Does cotton need one more application of growth regulator?

Does cotton need one more application of growth regulator?

Deciding on final dose of growth regulator comes down to careful evaluation of crop maturity, future growth

It's wet; it's warm and the forecast says it is going to stay that way.

Southern Kansas Cotton Growers Association crop consultant Rex Friesen says that means a tough call for cotton growers -- when do you stop applications of growth regulator?

For growers who got their cotton planted ahead of the spring monsoons, the crop close to maturity and growers may even be applying boll opener in a couple of weeks. For those who had to wait to plant until the rains paused and pushed right up against the deadline for planting, the decision is harder because in many fields, that crop is still growing.

Friesen said there are several factors to evaluate:

1) Where is the 1st position white bloom on the stalk?

RUBBERY JOINT: If the bend is only a inch of two down the stalk, the plant is mature and no growth regulator is needed. But if the bend is much further down, the top will grow some more and one more application might be a good idea.

"I often talk about Nodes Above White Flower, which is essentially an indication of plant vigor in regards to putting on or retaining new fruit."

At this time on the calendar, lower is definitely better than higher he said because it indicates the plant has made a significant shift in energy allocation from fruit production to boll maturation. That shift also shows up in less growth in the upper stalk or the length between main stem nodes up top.

2) What is the length between the top several main stem noes or "internode" length?

"Look at the stem lengths between each of the top five nodes," Friesen said. "If the length between nodes 3-4 and 4-5 are 2 to 3 inches, that is a yellow flag.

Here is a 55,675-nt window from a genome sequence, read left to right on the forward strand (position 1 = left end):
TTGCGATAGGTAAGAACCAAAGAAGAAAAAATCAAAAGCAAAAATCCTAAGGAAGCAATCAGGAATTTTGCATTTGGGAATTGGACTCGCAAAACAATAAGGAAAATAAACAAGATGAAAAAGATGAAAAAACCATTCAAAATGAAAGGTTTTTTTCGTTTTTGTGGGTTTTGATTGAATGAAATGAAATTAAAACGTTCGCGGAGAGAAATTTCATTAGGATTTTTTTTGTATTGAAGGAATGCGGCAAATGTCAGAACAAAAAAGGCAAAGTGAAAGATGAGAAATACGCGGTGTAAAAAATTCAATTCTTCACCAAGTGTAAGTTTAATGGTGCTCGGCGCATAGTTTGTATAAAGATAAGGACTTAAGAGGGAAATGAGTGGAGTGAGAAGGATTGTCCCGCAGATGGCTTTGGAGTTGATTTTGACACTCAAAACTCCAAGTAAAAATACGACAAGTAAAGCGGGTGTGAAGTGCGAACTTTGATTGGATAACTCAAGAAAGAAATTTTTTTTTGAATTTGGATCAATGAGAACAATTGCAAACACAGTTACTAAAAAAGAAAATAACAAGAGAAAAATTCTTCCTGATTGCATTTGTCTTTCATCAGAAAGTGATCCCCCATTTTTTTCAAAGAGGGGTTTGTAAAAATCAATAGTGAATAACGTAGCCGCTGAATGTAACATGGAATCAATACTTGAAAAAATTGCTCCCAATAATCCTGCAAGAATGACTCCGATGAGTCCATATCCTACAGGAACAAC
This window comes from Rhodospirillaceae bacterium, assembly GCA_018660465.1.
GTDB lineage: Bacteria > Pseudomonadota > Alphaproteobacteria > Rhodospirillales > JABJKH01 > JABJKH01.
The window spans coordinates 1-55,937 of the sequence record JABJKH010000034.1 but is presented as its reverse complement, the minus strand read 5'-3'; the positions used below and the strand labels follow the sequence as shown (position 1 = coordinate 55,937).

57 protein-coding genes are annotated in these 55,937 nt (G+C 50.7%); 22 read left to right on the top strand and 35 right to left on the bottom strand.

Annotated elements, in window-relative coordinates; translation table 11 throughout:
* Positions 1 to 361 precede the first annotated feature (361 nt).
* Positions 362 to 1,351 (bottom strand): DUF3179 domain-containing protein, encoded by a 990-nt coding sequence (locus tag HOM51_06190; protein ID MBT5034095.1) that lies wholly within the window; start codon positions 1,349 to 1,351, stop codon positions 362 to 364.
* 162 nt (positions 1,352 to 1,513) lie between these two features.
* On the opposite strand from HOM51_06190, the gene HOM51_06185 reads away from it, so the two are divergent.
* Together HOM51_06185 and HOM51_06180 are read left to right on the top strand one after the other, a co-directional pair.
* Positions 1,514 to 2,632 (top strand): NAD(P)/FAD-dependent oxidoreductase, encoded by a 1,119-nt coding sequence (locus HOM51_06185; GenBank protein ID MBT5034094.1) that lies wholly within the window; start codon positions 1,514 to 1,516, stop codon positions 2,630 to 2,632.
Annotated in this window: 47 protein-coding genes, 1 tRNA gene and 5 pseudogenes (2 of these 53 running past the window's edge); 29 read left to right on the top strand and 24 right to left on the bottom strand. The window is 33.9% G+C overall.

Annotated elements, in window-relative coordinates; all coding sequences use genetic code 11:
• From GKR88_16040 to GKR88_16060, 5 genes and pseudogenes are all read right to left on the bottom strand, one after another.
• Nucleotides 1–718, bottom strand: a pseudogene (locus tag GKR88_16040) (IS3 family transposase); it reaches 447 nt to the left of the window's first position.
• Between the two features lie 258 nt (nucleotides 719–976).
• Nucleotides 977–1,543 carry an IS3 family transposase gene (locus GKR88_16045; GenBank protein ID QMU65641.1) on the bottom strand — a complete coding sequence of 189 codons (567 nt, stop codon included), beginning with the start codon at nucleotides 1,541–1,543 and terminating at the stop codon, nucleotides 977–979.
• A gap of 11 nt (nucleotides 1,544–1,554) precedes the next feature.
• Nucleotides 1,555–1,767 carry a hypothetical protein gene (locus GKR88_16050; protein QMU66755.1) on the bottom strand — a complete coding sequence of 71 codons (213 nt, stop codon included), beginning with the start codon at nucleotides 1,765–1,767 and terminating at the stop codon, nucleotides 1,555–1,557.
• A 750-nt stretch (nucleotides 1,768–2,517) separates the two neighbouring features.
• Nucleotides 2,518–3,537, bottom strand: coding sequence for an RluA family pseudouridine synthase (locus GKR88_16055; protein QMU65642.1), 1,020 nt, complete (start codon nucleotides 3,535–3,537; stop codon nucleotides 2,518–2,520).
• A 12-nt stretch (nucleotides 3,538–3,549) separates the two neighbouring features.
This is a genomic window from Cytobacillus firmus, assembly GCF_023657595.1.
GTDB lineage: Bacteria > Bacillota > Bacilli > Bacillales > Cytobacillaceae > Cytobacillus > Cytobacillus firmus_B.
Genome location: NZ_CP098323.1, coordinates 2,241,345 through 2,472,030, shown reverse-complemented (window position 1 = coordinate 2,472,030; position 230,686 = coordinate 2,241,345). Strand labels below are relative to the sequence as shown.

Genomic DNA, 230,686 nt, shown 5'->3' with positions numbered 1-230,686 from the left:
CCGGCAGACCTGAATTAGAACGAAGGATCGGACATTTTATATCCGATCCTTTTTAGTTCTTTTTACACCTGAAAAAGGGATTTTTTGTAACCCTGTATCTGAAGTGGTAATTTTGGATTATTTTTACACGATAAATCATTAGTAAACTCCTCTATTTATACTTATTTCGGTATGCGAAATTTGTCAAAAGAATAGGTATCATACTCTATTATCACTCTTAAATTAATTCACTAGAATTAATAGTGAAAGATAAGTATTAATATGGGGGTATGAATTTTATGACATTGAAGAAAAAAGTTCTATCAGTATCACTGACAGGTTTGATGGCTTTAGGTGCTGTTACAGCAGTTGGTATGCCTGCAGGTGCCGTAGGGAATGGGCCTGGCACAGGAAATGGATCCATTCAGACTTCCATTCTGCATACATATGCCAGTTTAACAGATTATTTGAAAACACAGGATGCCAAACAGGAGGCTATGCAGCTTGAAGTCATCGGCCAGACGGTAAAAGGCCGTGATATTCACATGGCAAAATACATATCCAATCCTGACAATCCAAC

3) How "rubbery" is the top of the plant stem? Where is the "red"?

"These two factors are usually closely related," Friesen said. "Take the top leaf and pull it nearly straight down to see where it flexes. This usually corresponds with the rising "red" on the stalk, which is an indication that the stalk is 'barking up'."

That area has little stretch left in it, but the light green, rubbery portion does. If the bend is only a inch of two down the stalk, the plant is mature and no growth regulator is needed. But if the bend is much further down, the top will grow some more and one more application might be a good idea.

4) How are growing conditions?

This year there is abundant water, abundant nitrogen and mild temperatures. Those conditions are perfect for growth.

5) Is the fruit load heavy or light?

A lot of medium to large bolls on a plant are a good, natural braking system for plant growth, Friesen said. On the other hand, a lot of squares and small bolls won't hold growth back much.

6) Current plant height

"Is the plant waist high or above?" Friesen asks. "I like to work at keeping them waist high or less, but for some it's too late for that."

Friesen said he realizes that growers have already spent a lot of money on this crop. Deciding whether to spend a little more may come down to realizing that the final lint quality grade can be significantly affected by high leaf and trash.

"As an example, a leaf grade of 5 or 6, can result in loan rates of $0.5002 and $0.4825, respectively, compared with $0.5200 on standard grade cotton (leaf = 4). That’s a loss of a minimum of $19.80 and $37.50 per acre, respectively, on 1000 lb cotton, simply because it didn’t strip/clean up well. That's something to keep in mind, if you are still in a position to do something about it," Friesen said.

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